The Colorado river is under the regulatory management of the Lower Colorado River Authority’s (LCRA). The LCRA operates the river under its Water Management Plan (WMP) that is approved by the Texas Commission on Environmental Quality (TCEQ). Operation of the river impacts the river itself, the Highland Lakes, and Matagorda Bay.
Our current concern is that the LCRA has, in the past, request emergency relief from the TCEQ to cut off environmental flows to Matagorda Bay under to the LCRA’s Water Management Plan thereby impacting flow of the river (instream flows). At the same time Groundwater Management Area 12 and Lost Pines Groundwater Conservation District are establishing desired future conditions for the Simsboro Aquifer and permitting pumping of the aquifer that will likely take away groundwater flow into the river during drought conditions causing the river to potentially dry up.
LCRA Water Management Plan
The LCRA is required to have a Water Management Plan that directs the LCRA in managing the water resources of the lower Colorado River, including the Highland Lakes. The water management plan is approved by the Texas Commission on Environmental Quality (TCEQ) and is an extension of the water rights owned by the LCRA. The most recent water management plan was approved by the TCEQ in 2020.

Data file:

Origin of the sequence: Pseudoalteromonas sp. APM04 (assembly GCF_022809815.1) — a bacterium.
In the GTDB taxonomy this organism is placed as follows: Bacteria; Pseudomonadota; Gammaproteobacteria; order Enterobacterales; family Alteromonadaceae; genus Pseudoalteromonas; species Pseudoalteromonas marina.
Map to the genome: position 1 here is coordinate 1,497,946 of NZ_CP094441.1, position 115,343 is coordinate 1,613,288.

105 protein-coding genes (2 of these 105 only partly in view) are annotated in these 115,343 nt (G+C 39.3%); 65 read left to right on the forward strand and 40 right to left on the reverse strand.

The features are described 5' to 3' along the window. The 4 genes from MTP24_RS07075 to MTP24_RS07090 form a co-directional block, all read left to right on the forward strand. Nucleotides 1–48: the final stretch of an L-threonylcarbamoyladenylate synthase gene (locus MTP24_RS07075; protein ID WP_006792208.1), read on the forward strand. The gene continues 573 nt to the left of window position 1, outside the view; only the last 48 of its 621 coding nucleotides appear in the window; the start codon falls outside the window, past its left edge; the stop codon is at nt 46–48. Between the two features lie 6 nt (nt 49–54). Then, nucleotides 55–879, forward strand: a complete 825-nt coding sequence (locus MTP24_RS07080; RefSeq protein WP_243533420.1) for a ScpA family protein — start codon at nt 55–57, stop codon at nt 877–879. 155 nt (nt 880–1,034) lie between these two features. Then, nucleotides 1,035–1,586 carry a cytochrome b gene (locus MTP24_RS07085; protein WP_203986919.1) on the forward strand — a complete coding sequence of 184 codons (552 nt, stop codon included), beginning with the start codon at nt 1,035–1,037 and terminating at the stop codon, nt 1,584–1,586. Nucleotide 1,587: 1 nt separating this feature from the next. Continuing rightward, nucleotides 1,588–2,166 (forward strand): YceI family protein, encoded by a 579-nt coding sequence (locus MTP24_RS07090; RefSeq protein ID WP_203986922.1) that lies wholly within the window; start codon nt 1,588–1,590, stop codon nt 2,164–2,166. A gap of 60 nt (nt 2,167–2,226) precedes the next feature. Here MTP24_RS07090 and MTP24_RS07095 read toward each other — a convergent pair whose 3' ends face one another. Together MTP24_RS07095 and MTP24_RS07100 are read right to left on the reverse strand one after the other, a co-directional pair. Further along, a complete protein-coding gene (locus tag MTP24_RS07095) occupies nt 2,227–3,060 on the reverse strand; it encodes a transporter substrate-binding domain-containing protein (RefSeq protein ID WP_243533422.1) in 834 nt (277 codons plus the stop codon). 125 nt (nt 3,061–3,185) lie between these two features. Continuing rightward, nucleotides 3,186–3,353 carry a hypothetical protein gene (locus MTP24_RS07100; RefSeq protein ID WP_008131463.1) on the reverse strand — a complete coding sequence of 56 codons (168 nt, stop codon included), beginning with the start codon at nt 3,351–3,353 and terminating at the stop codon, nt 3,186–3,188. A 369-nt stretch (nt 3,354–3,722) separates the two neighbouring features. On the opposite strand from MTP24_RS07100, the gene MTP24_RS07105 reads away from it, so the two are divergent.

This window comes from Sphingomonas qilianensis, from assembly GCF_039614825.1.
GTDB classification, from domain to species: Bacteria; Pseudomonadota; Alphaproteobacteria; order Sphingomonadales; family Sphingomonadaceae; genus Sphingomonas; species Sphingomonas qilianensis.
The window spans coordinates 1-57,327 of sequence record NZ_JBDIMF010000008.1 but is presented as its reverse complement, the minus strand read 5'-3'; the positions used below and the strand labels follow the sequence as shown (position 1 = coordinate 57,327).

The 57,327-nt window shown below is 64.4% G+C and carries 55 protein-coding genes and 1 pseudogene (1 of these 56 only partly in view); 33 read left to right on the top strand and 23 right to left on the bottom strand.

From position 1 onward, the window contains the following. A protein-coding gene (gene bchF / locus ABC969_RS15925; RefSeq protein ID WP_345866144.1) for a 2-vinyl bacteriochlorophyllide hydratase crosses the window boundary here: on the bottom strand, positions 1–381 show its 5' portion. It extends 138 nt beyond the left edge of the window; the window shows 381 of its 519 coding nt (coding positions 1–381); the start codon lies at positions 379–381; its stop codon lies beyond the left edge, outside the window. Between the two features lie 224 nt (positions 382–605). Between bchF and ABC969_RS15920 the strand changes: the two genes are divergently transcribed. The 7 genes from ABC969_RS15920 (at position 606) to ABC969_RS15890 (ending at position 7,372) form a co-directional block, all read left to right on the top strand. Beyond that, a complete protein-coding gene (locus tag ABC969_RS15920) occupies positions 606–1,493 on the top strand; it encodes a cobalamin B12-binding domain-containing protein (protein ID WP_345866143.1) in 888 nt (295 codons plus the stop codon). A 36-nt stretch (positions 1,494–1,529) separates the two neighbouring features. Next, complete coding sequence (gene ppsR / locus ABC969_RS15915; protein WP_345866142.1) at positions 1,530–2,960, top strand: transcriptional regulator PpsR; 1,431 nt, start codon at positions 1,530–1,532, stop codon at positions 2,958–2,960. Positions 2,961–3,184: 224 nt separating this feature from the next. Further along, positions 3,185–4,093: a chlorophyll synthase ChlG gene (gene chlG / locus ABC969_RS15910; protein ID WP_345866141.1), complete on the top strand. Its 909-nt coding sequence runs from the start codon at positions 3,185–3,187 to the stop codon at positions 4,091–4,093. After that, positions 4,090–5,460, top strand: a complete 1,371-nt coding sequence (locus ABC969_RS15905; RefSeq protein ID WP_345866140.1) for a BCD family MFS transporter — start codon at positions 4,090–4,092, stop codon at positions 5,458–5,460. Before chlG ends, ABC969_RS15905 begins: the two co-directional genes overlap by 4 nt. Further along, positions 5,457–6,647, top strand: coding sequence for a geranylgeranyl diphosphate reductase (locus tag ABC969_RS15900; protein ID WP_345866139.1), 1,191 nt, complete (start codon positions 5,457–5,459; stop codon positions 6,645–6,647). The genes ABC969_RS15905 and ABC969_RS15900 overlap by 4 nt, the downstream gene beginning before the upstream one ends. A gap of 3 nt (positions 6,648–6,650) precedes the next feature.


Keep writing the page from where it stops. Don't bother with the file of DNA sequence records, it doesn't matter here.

Under the water management plan the LCRA has obligations to met environmental flow standards that have been adopted by TCEQ and are intended to protect the health of the Colorado River and Matagorda Bay in times of drought, and to promote an “ecological sound environment” during times of normal dry, and wet climatological conditions.
LCRA request for emergency relief from Matagorda Bay environmental flow requirements.
The LCRA Board instructed staff during the most recent drought to seek emergency relief from its requirement to provide environmental flows (freshwater inflows) to Matagorda Bay. Under the water management plan and TCEQ environmental flow standards, the LCRA is required to supplement flows to Matagorda Bay during times of drought to ensure that it receives “critical flows” of 14,260 acre-feet of fresh water per month to maintain moderated bay salinity and health of the bay so that it will have the biological life to re-populate the bay once we are out of drought conditions.
Because we are rapidly approaching the Drought Worse than Drought of Record (DWDR) designation in the Colorado River basin, the Board is looking at ways to reduce use of the approximately 660,000 acre-feet of combined storage in lakes Buchanan and Travis. When these lakes reach a combined storage of 600,000 acre-feet a Drought Worse than Drought of Record will be declared and all firm customers will be required to reduce water use by 20%. Unfortunately, the LCRA Board action seeks to put 100% of the burden of delaying the DWDR determination on Matagorda Bay, the fishermen and residents of the region that depend on the bay for their economic survival. Finally, the emergency order will place the ecological health of the bay in severe jeopardy after having been on “live support” for the past three years. This action also has long-term implications for the river and bay during future droughts.